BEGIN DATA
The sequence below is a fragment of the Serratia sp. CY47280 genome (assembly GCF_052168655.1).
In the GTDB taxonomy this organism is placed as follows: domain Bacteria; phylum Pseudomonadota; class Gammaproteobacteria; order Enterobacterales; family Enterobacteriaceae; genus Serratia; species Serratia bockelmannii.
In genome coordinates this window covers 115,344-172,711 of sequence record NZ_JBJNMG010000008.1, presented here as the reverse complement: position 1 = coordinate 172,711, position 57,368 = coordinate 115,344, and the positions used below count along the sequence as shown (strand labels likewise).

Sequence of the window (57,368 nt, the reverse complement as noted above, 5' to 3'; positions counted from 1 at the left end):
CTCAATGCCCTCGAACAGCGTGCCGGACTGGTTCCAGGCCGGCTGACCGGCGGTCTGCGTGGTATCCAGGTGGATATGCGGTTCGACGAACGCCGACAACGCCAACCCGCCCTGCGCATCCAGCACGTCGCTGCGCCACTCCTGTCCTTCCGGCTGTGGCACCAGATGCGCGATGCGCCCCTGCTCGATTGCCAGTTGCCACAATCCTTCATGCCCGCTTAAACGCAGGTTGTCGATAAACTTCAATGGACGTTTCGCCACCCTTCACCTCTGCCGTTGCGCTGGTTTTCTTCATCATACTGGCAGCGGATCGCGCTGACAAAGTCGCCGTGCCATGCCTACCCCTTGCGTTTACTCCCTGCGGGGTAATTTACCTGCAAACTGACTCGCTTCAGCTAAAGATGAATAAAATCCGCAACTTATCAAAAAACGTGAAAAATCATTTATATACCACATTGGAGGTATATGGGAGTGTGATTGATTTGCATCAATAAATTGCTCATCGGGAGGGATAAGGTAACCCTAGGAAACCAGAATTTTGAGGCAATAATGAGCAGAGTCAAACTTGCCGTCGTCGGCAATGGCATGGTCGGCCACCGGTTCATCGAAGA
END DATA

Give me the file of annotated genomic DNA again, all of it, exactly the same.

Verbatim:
The sequence below is a fragment of the Serratia sp. CY47280 genome (assembly GCF_052168655.1).
In the GTDB taxonomy this organism is placed as follows: domain Bacteria; phylum Pseudomonadota; class Gammaproteobacteria; order Enterobacterales; family Enterobacteriaceae; genus Serratia; species Serratia bockelmannii.
In genome coordinates this window covers 115,344-172,711 of sequence record NZ_JBJNMG010000008.1, presented here as the reverse complement: position 1 = coordinate 172,711, position 57,368 = coordinate 115,344, and the positions used below count along the sequence as shown (strand labels likewise).

Sequence of the window (57,368 nt, the reverse complement as noted above, 5' to 3'; positions counted from 1 at the left end):
CTCAATGCCCTCGAACAGCGTGCCGGACTGGTTCCAGGCCGGCTGACCGGCGGTCTGCGTGGTATCCAGGTGGATATGCGGTTCGACGAACGCCGACAACGCCAACCCGCCCTGCGCATCCAGCACGTCGCTGCGCCACTCCTGTCCTTCCGGCTGTGGCACCAGATGCGCGATGCGCCCCTGCTCGATTGCCAGTTGCCACAATCCTTCATGCCCGCTTAAACGCAGGTTGTCGATAAACTTCAATGGACGTTTCGCCACCCTTCACCTCTGCCGTTGCGCTGGTTTTCTTCATCATACTGGCAGCGGATCGCGCTGACAAAGTCGCCGTGCCATGCCTACCCCTTGCGTTTACTCCCTGCGGGGTAATTTACCTGCAAACTGACTCGCTTCAGCTAAAGATGAATAAAATCCGCAACTTATCAAAAAACGTGAAAAATCATTTATATACCACATTGGAGGTATATGGGAGTGTGATTGATTTGCATCAATAAATTGCTCATCGGGAGGGATAAGGTAACCCTAGGAAACCAGAATTTTGAGGCAATAATGAGCAGAGTCAAACTTGCCGTCGTCGGCAATGGCATGGTCGGCCACCGGTTCATCGAAGA